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    Russia may stop oil exports through Baltic states by 2015

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    Russia may completely stop by 2015 using ports in the Baltic states to transport energy supplies abroad via sea routes, the transportation minister said on Saturday.

    ST. PETERSBURG, July 5 (RIA Novosti) - Russia may completely stop by 2015 using ports in the Baltic states to transport energy supplies abroad via sea routes, the transportation minister said on Saturday.

    Russia currently exports about 80% of its oil products through ports in the Baltic states.

    "By 2015 we will have sufficient energy supplies transit capacity at our domestic ports," Igor Levitin told a government meeting in St. Petersburg.

    Russia is building a sea merchant port at Ust-Luga in the Gulf of Finland outside St. Petersburg to ensure steady transit of oil and gas from both Russia's oil-rich regions and Kazakhstan to Europe via the Baltic Pipeline System-2 (BPS-2), stretching from western Russia's Bryansk Region to the Leningrad Region.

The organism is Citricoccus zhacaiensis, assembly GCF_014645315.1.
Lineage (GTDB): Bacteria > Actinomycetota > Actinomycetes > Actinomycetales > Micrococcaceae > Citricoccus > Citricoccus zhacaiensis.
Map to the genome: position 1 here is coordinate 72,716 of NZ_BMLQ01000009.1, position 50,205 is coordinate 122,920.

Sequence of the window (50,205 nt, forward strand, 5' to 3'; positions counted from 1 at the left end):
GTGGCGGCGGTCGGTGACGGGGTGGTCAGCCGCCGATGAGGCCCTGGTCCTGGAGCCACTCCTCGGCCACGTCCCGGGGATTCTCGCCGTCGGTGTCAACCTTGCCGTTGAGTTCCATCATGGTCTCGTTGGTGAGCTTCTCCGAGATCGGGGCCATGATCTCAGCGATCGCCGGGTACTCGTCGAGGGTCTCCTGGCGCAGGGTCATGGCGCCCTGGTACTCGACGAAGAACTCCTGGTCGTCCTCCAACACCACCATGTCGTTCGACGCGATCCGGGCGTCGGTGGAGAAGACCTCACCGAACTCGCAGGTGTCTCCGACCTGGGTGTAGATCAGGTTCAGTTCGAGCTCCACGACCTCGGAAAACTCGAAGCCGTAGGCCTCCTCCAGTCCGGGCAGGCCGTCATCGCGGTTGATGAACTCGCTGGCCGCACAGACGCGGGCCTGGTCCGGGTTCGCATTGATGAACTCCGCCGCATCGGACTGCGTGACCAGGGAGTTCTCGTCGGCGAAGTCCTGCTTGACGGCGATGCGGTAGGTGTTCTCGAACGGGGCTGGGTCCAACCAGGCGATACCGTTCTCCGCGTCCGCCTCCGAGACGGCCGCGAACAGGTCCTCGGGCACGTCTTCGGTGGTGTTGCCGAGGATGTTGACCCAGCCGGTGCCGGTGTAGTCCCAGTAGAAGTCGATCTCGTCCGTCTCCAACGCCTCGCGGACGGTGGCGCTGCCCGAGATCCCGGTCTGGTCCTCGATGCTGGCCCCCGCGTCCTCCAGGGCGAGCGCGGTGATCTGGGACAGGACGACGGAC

The Ust-Luga port is expected to reach an annual transit capacity of 100-130 million tons of oil and oil derivatives by 2015.

    BPS-2 is the second stage of the Baltic Pipeline System (BPS), which was commissioned in 2001 and has a current capacity of 75 mln tons. The cost of the construction of the pipeline stretch to Ust-Luga is estimated at 78 billion rubles ($3.3 billion).

    The BPS-2 project emerged during an oil conflict between Russia and Belarus in January 2007, when Russia did not supply oil to Europe for four days via the Druzhba pipeline after Belarus had refused to let Russian transit oil flows pass without Russia paying a transit duty.

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